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Academy Award-Winning Actress
Diane Keaton remains virtually peerless in the acting profession. With 50 movies and television shows under her belt, she has deftly managed to take on a wide range of roles and has not limited herself to any one genre. The lead in the 1977 film Annie Hall was Keaton’s breakout role and had been written expressly for her by the movie’s director, Woody Allen, who was also her boyfriend at the time. This role was based on her real-life self and created using Keaton’s nickname “Annie” and real last name “Hall.” Keaton went on to mesmerize Hollywood with her quirky personality and fashion sense. Read More >
Annie Hall was not her first role, however. Keaton started her acting career at the Santa Ana College studying drama but then decided to leave that school early to begin acting at the Neighborhood Playhouse School of Theater in New York. There she had her first starring role in the Broadway play “Hair.” Her first movie role was Lovers and Other Strangers. But it was with the Woody Allen play “Play It Again Sam” that Keaton received a Tony nomination and began a record of award-winning performances.
The first of several starring roles in films directed by Woody Allen was her performance in the screen adaptation of Play It Again Sam. She later went on to star in the Allen films Sleeper, Interiors, Radio Days, Manhattan, Love and Death, and Manhattan Murder Mystery. Although comedy was where most of Keaton’s initial success resulted, she did earn a Golden Globe nomination for the thriller Looking for Mr. Goodbar; in that same year, she received an Oscar for Annie Hall, which also won an Oscar for Best Picture.
Keaton later starred in the movie Reds, for which she received another Oscar nomination, and again stepped outside of the comedy genre to star in the 1984 film The Little Drummer Girl and Francis Ford Coppola’s The Godfather, The Godfather: Part II, and The Godfather: Part III. But she returned to her comedy roots alongside Steve Martin in films like Father of the Bride and its sequel, Father of the Bride Part II, as well as by starring alongside Bette Midler in The First Wives Club and Jack Nicholson in Something's Gotta Give.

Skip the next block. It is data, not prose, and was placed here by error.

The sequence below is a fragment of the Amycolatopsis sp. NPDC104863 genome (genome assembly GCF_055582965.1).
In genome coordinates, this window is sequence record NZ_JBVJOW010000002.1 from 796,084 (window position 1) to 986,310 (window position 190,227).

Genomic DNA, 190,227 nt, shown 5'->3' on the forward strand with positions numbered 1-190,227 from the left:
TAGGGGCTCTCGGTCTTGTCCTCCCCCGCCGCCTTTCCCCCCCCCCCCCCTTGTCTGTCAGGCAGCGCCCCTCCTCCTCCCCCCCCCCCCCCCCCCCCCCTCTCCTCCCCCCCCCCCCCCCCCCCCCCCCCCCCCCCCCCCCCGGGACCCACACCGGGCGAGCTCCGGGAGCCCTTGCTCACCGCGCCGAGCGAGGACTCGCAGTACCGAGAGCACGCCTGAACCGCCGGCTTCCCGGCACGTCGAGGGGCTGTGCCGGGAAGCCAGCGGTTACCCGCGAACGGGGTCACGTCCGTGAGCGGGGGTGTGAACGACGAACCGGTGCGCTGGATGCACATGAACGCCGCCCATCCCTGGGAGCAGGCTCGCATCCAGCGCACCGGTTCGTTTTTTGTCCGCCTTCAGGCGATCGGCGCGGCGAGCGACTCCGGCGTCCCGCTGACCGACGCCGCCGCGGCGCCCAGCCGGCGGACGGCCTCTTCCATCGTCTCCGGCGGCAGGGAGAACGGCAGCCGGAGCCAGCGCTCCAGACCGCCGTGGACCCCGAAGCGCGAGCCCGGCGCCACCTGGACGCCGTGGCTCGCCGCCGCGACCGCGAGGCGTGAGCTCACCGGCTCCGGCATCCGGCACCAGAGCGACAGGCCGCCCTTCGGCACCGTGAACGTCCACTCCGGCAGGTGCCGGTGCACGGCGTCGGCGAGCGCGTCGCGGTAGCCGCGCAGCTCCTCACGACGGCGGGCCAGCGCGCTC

Keaton took the reins of her career when she began directing with the documentary film Heaven. She went on to direct other projects such as the acclaimed movie Unstrung Heroes and an episode of the cult classic TV show Twin Peaks, as well as several music videos. Most recently she authored the 2011 memoir Then Again, a poignant and personal reflection on Keaton’s career as well as her close relationship with her late mother.
Keaton’s newest book, Brother & Sister: A Memoir, is a poignant exploration of her relationship with her younger brother and the divergent paths siblings' lives can take. Keaton delves into the nuances of their shared, and separate, pasts to confront the difficulties of her brother living with a mental illness in addition to why and how he ended up living his life on "the other side of normal."
Today Diane Keaton continues to act and direct, remaining popular with crowds from teenagers to senior citizens. She is a rare breed of performer whose appeal seems to span generations. In addition to her Oscar win, Keaton has garnered 23 award nominations and 17 wins. Read Less ^
Discussion on Her New Book: Then Again
Diane Keaton Gives Emotional Speech At Handprint Ceremony
Diane Keaton on relationship with her brother, his struggles with mental illness | Nightline
When they were children in the suburbs of Los Angeles in the 1950s, Diane Keaton and her younger brother, Randy, were best friends and companions. But as they grew up, Randy became troubled, then reclusive. By the time he reached adulthood, he was divorced, an alcoholic, a man who couldn't hold on to full-time work - his life a world away from his sister's, and from the rest of their family. Keaton shares an honest look at a family impacted by mental health. Keaton's story speaks across generations to families whose lives have been touched by the fragility and "otherness" of loved ones - and to brothers and sisters everywhere.
Diane Keaton takes audiences further into a life that is now more mom than movie star. Offering a candid look at beauty and aging, Keaton shares with us the funny and not-so-funny moments of always staying true to yourself. Her self-knowing commentary on the bold personal choices she’s made through the years and her experiences with the many beautiful men in her life are as fiercely original as Keaton herself. By now, her quirky, wise and hilarious observations are familiar to her 256,000 Twitter followers, 45,000 Pinterest fans and 43,000 Facebook admirers. In Keaton’s open dialogue about being a mother, daughter, lover, friend and artist, she shares personal stories will ring true to women everywhere.
"Amazing! I cannot say enough great things about her. This was the best we’ve ever had! It was just perfect. The audience loved her, everyone from Integris loved her and the attendees at the reception loved her… she’s phenomenal. Thank you so, so much for all of your help in making this happen!"
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